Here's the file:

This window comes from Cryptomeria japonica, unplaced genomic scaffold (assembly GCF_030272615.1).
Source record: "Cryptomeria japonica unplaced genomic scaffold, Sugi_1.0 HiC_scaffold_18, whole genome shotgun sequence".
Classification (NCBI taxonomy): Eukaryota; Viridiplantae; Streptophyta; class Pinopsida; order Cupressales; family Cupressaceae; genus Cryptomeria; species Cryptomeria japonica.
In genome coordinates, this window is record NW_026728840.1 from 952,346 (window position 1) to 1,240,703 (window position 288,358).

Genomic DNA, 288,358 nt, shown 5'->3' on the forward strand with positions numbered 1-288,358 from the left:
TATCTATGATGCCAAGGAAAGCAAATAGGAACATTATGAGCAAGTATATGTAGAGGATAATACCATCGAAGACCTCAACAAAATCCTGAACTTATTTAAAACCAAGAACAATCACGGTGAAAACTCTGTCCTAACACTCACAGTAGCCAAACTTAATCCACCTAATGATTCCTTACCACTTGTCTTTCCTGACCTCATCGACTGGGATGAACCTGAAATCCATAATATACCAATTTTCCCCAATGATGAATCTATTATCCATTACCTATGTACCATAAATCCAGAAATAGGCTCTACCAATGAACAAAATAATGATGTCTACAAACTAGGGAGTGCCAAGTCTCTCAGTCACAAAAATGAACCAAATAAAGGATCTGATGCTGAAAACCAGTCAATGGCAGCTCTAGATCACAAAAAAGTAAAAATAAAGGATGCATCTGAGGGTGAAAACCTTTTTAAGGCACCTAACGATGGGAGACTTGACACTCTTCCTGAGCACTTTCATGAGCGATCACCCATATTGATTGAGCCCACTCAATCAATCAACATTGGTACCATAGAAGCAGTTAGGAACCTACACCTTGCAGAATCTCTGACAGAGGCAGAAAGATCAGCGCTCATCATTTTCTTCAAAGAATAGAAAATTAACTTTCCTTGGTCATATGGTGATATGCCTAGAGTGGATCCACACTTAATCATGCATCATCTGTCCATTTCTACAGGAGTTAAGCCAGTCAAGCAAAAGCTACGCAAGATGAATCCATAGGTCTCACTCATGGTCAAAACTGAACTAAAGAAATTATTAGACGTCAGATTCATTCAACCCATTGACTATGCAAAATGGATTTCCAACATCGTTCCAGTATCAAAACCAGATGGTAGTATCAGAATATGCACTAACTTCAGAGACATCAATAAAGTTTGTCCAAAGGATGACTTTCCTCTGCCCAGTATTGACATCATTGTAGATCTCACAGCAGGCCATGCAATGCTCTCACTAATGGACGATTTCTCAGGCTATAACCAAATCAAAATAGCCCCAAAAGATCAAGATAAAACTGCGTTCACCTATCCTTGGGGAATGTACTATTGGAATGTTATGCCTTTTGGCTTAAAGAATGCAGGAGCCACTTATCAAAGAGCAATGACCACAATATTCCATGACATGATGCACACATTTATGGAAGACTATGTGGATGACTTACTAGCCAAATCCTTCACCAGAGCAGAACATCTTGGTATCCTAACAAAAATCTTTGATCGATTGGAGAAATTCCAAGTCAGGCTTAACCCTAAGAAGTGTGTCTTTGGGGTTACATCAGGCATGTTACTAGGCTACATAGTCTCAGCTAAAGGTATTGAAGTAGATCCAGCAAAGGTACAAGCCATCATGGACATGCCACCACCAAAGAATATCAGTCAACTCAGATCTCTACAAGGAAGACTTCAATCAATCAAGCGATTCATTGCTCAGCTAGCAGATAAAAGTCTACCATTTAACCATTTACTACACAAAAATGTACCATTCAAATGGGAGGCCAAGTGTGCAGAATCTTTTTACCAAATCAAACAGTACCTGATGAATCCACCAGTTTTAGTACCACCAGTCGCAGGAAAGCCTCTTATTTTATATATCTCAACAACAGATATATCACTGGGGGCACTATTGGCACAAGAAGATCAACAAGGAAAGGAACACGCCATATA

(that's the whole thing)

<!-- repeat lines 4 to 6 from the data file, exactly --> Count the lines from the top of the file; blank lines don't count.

In genome coordinates, this window is record NW_026728840.1 from 952,346 (window position 1) to 1,240,703 (window position 288,358).

Genomic DNA, 288,358 nt, shown 5'->3' on the forward strand with positions numbered 1-288,358 from the left:
TATCTATGATGCCAAGGAAAGCAAATAGGAACATTATGAGCAAGTATATGTAGAGGATAATACCATCGAAGACCTCAACAAAATCCTGAACTTATTTAAAACCAAGAACAATCACGGTGAAAACTCTGTCCTAACACTCACAGTAGCCAAACTTAATCCACCTAATGATTCCTTACCACTTGTCTTTCCTGACCTCATCGACTGGGATGAACCTGAAATCCATAATATACCAATTTTCCCCAATGATGAATCTATTATCCATTACCTATGTACCATAAATCCAGAAATAGGCTCTACCAATGAACAAAATAATGATGTCTACAAACTAGGGAGTGCCAAGTCTCTCAGTCACAAAAATGAACCAAATAAAGGATCTGATGCTGAAAACCAGTCAATGGCAGCTCTAGATCACAAAAAAGTAAAAATAAAGGATGCATCTGAGGGTGAAAACCTTTTTAAGGCACCTAACGATGGGAGACTTGACACTCTTCCTGAGCACTTTCATGAGCGATCACCCATATTGATTGAGCCCACTCAATCAATCAACATTGGTACCATAGAAGCAGTTAGGAACCTACACCTTGCAGAATCTCTGACAGAGGCAGAAAGATCAGCGCTCATCATTTTCTTCAAAGAATAGAAAATTAACTTTCCTTGGTCATATGGTGATATGCCTAGAGTGGATCCACACTTAATCATGCATCATCTGTCCATTTCTACAGGAGTTAAGCCAGTCAAGCAAAAGCTACGCAAGATGAATCCATAGGTCTCACTCATGGTCAAAACTGAACTAAAGAAATTATTAGACGTCAGATTCATTCAACCCATTGACTATGCAAAATGGATTTCCAACATCGTTCCAGTATCAAAACCAGATGGTAGTATCAGAATATGCACTAACTTCAGAGACATCAATAAAGTTTGTCCAAAGGATGACTTTCCTCTGCCCAGTATTGACATCATTGTAGATCTCACAGCAGGCCATGCAATGCTCTCACTAATGGACGATTTCTCAGGCTATAACCAAATCAAAATAGCCCCAAAAGATCAAGATAAAACTGCGTTCACCTATCCTTGGGGAATGTACTATTGGAATGTTATGCCTTTTGGCTTAAAGAATGCAGGAGCCACTTATCAAAGAGCAATGACCACAATATTCCATGACATGATGCACACATTTATGGAAGACTATGTGGATGACTTACTAGCCAAATCCTTCACCAGAGCAGAACATCTTGGTATCCTAACAAAAATCTTTGATCGATTGGAGAAATTCCAAGTCAGGCTTAACCCTAAGAAGTGTGTCTTTGGGGTTACATCAGGCATGTTACTAGGCTACATAGTCTCAGCTAAAGGTATTGAAGTAGATCCAGCAAAGGTACAAGCCATCATGGACATGCCACCACCAAAGAATATCAGTCAACTCAGATCTCTACAAGGAAGACTTCAATCAATCAAGCGATTCATTGCTCAGCTAGCAGATAAAAGTCTACCATTTAACCATTTACTACACAAAAATGTACCATTCAAATGGGAGGCCAAGTGTGCAGAATCTTTTTACCAAATCAAACAGTACCTGATGAATCCACCAGTTTTAGTACCACCAGTCGCAGGAAAGCCTCTTATTTTATATATCTCAACAACAGATATATCACTGGGGGCACTATTGGCACAAGAAGATCAACAAGGAAAGGAACACGCCATATA